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Thread: operating temperatures

  1. #1
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    Default operating temperatures

    i have a polaris 600 cfi 136". I am wondering at what temp the idiot light comes on? What temperatures are considered too hot. Not interested in hearing the, "need to keep temps around 120 f for ultra peak super duper high performance, " i really don't care. I pull a sleigh most of the time on a rock hard snow froze lake. I have seen temps upto 200, mostly from 140-180f. I have 144 studs and recently added scratchers, but haven't really tested them yet.

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    From what I understand, scratchers only help to lubricate your track rail plastics if your on bare ice or hard packed trails and can't get any loose snow on top of (inside) the track. I think that 200 sounds a little high for the temp, but if you haven't had it blow up or break seals then I'd keep running it. If you google your exact sled and search for specifications, I am sure that you will find the information that you are looking for. My sled runs at about 125 - 140 depending on conditions, that is mountain riding... No sleigh or loads except for my fat *****.

  3. #3

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    Can't speak for the 600 but the hot light on my Polaris 900 comes on at 210.

  4. #4
    Member AKDoug's Avatar
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    Yep. Most of the "too hot" lights pop at around 210F... just like a car. 140 to 180 is just about perfect. I like all my vehicles to run right at 180F.

    Scratchers do help on hardpack and ice. They lowered the temps on my old sled by 20 degrees in those conditions.
    Bunny Boots and Bearcats: Utility Sled Mayhem

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    Try to mount them as far forward on your rails as possible, this allows the chips to get into the track on onto the radiators. If you go too fast, you can see the "V" patterns of chips starting to become pointy and outside the track = temps go back up.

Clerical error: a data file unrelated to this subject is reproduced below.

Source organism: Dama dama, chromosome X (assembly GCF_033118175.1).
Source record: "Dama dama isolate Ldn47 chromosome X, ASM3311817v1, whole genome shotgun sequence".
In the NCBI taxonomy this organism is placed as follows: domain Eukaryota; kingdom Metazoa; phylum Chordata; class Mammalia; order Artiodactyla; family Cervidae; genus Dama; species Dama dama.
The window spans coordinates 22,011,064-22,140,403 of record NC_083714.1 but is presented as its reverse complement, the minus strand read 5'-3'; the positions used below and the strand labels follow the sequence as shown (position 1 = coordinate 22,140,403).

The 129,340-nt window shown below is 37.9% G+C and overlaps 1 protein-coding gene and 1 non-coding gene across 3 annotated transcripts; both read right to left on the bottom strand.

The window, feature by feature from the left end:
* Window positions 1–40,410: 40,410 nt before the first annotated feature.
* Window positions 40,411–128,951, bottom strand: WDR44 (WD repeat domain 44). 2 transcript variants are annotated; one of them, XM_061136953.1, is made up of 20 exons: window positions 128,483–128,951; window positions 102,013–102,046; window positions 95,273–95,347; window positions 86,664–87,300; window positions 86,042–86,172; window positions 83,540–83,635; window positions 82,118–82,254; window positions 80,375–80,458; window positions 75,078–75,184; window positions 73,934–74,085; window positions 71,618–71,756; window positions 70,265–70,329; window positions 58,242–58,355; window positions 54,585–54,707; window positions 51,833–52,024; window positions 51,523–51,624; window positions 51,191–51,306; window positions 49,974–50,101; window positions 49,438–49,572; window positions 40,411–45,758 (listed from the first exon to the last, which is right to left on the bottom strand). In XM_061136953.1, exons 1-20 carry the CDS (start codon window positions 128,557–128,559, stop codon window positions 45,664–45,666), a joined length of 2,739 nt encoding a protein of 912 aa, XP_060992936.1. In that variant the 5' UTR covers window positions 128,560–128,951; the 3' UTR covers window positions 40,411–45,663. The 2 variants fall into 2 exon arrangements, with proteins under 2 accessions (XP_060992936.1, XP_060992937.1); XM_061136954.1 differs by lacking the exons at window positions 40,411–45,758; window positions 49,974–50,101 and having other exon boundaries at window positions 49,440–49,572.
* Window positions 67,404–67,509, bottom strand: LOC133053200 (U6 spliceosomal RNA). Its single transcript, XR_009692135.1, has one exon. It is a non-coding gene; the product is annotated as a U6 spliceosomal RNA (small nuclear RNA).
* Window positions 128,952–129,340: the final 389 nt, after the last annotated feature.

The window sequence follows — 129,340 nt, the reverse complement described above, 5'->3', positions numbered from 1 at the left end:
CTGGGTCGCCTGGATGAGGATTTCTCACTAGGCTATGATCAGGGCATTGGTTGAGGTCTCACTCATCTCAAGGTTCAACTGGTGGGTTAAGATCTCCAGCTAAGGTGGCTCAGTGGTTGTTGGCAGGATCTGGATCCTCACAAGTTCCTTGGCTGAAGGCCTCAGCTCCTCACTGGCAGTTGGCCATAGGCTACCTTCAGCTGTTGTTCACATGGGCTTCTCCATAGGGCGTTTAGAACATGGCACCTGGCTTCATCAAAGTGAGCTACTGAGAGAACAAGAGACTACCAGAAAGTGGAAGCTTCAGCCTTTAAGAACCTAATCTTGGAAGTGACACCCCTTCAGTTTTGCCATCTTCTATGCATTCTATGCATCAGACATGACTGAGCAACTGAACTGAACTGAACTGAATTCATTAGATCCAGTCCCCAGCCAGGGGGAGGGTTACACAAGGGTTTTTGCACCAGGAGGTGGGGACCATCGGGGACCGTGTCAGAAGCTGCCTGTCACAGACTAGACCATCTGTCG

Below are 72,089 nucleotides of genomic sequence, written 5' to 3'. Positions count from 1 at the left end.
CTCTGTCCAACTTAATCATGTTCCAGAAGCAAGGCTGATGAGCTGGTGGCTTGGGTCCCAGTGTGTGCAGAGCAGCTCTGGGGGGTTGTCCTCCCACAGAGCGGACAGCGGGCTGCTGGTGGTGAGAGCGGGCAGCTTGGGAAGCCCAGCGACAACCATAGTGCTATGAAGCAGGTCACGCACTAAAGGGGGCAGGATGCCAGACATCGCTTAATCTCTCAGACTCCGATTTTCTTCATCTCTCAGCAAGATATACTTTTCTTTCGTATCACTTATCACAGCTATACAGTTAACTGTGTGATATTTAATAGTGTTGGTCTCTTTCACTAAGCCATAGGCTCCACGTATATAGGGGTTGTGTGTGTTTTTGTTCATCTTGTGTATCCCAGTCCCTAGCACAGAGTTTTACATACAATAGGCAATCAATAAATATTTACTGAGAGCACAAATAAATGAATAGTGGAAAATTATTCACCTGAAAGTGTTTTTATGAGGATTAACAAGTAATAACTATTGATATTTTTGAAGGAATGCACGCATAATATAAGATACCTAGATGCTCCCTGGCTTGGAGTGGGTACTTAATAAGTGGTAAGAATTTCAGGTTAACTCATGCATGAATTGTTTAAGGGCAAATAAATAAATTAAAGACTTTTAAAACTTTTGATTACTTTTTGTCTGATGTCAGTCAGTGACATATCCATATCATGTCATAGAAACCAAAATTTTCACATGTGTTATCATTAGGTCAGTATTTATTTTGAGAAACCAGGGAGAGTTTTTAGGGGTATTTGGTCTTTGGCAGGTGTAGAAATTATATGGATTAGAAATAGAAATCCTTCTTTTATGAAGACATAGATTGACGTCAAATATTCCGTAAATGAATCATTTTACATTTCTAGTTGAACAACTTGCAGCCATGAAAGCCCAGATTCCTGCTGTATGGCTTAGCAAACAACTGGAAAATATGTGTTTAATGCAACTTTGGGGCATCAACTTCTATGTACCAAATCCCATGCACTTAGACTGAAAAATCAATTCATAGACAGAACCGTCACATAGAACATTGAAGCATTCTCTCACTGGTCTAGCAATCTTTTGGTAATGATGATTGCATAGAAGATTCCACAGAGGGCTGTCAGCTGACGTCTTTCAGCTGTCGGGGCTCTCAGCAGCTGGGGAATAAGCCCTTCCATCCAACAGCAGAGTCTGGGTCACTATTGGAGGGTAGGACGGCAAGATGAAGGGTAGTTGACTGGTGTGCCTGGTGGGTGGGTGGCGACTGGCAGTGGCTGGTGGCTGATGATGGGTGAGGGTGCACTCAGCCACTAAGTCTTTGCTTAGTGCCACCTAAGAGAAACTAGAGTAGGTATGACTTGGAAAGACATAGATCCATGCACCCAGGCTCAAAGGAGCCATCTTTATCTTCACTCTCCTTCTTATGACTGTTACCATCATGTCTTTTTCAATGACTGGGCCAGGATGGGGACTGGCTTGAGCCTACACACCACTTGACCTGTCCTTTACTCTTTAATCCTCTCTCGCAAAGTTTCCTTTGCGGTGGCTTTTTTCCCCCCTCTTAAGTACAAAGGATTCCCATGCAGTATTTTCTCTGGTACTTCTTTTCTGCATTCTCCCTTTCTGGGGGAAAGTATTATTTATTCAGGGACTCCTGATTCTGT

Great spirits have always found violent opposition from mediocre minds. The latter cannot understand it when a man does not thoughtlessly submit to hereditary prejudices but honestly and courageously uses his intelligence. Albert Einstein

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  6. #6
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    thank you for the replies. I mounted them using front idler wheel adapters so i could keep the wheels and keep them far forward, worked great, dropped 20f on average. I live 20 miles from the birthplace of polaris, and my test rider friends told me the same thing, 120 is for peak performance, not going to happen here on the lake, 140-180 is more realistic, and not going to hurt a thing. I'm gonna pretend i don't have a temp gauge, and only worry if that little light comes on. Everyone knows opinions are like --------, everyones got one- but yours are appreciated. I made my own before asking here. Just tired of some of the other sights where everyone is about, by the book high performance- thats why i enjoy this sight much more true to life stories and replies. thanks again.

  7. #7
    Member cjustinm's Avatar
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    ive been using scratchers on my rmk for 2 years and if your going a decent speed they will spray plenty of snow into your tunnel.... as long as they are mounted forward. they also dont really work on glare ice.

  8. #8
    Member Lake creek fishermen's Avatar
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    Glare ice+Paddle track= NoNo
    Bawled it up while running the yetna in early season. Scratchers are a good way of keeping your ext temp down. With my RMK I just try to go off the trail were its not groomed, helps keep it alot cooler when trail riding!
    -Its better to die on your feet, than to live on your knees.
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